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Amazon expands ‘Key’ wireless entry to garages, businesses

January 9, 2019

Amazon has expanded to commercial establishments a system that allows delivery drivers to enter homes by punching in access codes to unlock doors with the authorization of homeowners.

In introducing Key by Amazon in 2017, Amazon cited increasing incidents of “porch pirates” stealing packages after delivery to homes. The system allows homeowners to use their mobile phones to create temporary codes to unlock front doors so that Amazon deliveries can be placed inside the front foyer, also allowing access to other service people or acquaintances.

Amazon has yet to roll out Key by Amazon in all parts of the country, with coverage gaps including southwestern Connecticut and Long Island City where Amazon plans to open a new corporate campus with as many as 25,000 employees. Key by Amazon requires membership in Amazon Prime, which costs $120 a year.

On Monday afternoon, Amazon announced the latest iterations of Key by Amazon, which adds WiFi wireless compatibility in addition to mobile phone access; the ability to control a Schlage deadbolt, priced at $250; the ability to have drivers leave packages inside garages as an alternative to front foyers; and a Key for Business fob allowing drivers to enter homes and businesses, while creating a digital record of their visits.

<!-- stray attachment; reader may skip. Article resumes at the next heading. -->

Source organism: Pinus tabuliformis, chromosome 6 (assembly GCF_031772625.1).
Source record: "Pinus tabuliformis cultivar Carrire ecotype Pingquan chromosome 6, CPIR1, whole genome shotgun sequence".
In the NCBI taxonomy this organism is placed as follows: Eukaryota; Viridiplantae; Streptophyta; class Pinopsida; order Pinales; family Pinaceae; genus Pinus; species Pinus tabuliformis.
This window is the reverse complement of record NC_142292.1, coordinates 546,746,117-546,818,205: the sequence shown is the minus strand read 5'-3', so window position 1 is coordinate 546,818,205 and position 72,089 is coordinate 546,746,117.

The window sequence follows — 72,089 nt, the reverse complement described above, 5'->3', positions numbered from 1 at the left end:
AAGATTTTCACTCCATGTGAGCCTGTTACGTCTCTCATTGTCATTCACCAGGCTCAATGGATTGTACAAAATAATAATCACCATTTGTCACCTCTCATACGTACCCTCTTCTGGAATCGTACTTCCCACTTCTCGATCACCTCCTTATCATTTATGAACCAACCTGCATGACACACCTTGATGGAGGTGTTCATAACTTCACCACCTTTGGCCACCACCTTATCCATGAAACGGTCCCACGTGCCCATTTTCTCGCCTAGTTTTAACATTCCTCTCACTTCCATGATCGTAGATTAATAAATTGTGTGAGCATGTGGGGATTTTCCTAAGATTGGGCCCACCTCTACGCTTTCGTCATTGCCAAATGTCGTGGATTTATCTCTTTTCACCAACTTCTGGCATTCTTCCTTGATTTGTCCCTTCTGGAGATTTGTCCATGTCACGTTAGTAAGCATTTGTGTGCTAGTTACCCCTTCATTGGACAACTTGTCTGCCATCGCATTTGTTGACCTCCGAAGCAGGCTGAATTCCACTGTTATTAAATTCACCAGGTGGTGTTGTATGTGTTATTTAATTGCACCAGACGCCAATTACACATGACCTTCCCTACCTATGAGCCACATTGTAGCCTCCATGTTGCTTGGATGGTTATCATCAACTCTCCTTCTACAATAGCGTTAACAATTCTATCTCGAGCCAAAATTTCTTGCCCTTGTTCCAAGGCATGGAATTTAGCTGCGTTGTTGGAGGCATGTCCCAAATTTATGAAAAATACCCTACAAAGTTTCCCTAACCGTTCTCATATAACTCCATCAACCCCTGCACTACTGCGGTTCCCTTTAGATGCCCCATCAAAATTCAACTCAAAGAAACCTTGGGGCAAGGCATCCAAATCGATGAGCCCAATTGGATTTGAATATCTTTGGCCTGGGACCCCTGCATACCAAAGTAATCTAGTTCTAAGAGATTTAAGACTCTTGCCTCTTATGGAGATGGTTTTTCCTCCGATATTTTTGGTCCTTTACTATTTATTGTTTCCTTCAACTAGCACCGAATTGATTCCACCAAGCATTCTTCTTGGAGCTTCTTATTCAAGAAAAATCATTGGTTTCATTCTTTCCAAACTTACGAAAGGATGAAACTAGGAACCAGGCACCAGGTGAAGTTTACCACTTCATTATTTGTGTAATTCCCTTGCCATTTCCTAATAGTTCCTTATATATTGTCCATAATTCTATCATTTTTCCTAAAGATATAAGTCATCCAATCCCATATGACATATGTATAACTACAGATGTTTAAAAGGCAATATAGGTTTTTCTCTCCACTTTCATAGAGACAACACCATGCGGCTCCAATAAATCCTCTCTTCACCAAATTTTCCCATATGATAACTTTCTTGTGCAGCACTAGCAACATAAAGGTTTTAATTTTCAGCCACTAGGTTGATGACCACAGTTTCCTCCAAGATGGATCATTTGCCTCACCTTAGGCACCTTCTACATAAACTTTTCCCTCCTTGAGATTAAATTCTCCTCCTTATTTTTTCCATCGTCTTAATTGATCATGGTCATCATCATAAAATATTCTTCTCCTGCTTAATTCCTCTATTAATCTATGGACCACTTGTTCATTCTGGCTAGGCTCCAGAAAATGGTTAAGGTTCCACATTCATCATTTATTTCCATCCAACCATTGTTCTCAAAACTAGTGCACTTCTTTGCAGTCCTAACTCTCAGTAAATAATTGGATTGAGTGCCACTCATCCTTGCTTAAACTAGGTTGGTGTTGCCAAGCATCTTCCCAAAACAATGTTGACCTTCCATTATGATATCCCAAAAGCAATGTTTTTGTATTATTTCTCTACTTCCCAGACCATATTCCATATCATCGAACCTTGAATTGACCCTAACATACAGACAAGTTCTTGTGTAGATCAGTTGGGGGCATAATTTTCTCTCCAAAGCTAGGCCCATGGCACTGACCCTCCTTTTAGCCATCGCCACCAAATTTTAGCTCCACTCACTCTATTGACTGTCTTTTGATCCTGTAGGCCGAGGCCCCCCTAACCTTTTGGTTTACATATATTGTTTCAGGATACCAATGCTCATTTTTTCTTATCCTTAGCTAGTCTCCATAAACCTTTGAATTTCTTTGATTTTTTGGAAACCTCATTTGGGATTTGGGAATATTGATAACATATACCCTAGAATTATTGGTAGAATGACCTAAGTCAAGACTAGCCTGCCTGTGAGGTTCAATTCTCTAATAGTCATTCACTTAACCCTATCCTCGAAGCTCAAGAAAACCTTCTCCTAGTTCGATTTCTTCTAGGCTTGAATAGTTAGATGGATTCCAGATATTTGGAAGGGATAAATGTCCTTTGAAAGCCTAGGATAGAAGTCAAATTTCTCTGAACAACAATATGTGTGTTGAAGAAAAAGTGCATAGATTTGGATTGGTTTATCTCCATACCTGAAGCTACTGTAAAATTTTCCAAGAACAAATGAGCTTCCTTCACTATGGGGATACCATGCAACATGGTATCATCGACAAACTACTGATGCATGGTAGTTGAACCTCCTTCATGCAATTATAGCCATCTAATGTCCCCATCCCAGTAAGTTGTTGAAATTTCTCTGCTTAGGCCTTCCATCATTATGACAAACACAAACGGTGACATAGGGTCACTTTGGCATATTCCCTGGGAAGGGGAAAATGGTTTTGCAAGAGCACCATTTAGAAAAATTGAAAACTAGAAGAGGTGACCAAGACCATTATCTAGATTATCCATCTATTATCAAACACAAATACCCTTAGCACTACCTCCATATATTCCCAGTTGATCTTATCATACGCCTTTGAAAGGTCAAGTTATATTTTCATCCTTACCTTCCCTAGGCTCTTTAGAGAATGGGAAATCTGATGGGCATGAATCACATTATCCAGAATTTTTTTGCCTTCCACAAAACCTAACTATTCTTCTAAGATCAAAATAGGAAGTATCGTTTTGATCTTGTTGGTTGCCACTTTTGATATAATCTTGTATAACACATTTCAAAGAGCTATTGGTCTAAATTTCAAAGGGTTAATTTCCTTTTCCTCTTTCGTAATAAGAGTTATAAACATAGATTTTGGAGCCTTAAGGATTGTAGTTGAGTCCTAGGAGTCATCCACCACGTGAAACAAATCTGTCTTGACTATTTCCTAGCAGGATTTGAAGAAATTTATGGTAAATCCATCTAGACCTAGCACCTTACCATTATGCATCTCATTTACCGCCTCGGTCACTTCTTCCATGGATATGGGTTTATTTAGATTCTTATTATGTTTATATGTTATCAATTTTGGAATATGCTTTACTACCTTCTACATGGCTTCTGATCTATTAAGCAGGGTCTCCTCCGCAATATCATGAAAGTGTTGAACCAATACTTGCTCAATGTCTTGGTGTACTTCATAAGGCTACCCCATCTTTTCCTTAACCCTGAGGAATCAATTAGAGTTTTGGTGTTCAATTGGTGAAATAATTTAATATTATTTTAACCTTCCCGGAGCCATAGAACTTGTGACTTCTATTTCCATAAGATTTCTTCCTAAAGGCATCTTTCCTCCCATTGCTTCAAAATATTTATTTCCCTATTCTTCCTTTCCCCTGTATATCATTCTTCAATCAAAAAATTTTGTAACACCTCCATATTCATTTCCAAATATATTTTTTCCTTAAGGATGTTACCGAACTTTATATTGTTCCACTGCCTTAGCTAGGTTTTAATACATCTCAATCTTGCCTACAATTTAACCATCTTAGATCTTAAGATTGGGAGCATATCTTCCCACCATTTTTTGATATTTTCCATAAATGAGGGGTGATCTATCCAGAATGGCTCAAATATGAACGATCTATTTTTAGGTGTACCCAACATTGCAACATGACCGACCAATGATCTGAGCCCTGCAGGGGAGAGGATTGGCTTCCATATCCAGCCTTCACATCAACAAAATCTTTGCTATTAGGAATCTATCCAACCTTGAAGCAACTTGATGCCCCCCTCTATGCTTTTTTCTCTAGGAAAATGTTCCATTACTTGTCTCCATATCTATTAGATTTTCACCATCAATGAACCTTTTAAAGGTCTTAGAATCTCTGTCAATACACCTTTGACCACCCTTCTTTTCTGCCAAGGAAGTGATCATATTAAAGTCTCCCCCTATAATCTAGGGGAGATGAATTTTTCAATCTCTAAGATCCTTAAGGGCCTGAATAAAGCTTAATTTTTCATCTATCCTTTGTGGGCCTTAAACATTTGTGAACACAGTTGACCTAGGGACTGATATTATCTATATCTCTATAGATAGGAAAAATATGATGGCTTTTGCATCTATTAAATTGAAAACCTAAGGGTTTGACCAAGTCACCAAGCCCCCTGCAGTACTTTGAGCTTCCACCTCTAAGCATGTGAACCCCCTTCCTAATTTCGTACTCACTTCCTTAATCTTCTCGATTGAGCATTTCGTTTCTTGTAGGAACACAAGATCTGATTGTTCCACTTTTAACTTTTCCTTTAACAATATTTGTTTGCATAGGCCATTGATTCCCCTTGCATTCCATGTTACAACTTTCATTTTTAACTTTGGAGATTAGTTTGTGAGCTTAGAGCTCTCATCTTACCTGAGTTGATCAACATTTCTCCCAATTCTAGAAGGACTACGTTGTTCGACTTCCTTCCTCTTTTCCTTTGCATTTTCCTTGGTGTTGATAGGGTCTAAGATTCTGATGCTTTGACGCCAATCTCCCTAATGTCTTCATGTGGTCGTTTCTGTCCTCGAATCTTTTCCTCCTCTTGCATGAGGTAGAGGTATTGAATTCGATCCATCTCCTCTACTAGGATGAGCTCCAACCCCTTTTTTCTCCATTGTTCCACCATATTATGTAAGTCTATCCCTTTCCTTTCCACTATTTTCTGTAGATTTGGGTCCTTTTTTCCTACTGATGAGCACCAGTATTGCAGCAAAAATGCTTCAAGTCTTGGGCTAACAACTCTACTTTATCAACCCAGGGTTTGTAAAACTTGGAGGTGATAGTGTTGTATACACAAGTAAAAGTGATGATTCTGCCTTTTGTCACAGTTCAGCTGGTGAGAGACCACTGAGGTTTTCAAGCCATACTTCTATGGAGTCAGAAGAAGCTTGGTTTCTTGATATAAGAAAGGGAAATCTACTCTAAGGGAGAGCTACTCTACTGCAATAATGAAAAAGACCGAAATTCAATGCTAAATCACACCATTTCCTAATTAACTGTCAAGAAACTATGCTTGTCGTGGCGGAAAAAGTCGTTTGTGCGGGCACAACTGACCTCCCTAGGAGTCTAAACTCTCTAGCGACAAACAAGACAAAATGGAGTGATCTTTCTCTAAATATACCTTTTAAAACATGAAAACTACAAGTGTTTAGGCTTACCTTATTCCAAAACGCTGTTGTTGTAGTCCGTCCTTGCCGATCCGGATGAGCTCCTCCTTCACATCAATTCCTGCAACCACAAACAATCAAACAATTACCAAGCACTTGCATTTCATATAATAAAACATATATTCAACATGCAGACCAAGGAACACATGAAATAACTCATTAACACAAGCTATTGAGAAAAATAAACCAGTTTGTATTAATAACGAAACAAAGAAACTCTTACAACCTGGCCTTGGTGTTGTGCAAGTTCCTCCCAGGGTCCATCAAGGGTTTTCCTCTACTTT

As expected, Amazon has also added compatibility with its Ring app that monitors approaching visitors, with the company spending $1 billion last year to acquire Ring.

“Giving customers the ability to lock and unlock their Key-compatible locks directly from the Ring app is a no-brainer,” said Jamie Siminoff, founder of Ring, in a written statement. “With the integration of Key, they’ll ... be able to use the Ring app to open the door to neighbors, family, and service providers they do want coming and going, no matter where they are.”

After Key by Amazon was revealed in October 2017, critics warned of possible abuses, including the possibility of hackers finding a way to intercept codes and sell the information on the dark web. Amazon has assured customers that it has sufficient digital safeguards on the system to prevent that from happening, with Schlage, Yale and Kwikset furnishing locks for the system.

Speaking in October, the CEO of Yale lock maker Assa Abloy said that his company’s sales of Key by Amazon-enabled locks did “not take off that fast” in comparison to similar Nest systems sold by Google.

“It’s on a lower than ... expected level,” Assa Abloy CEO Nico Delvaux said during an October conference call with investment analysts. “Perhaps it has ... to do with the approach with Amazon Key — Amazon really wants to own the entrance to the consumer in U.S., where Google Nest’s just more an approach of, ‘we add another hardware component to our ecosystem.’”

Alex.Soule@scni.com; 203-842-2545; @casoulman

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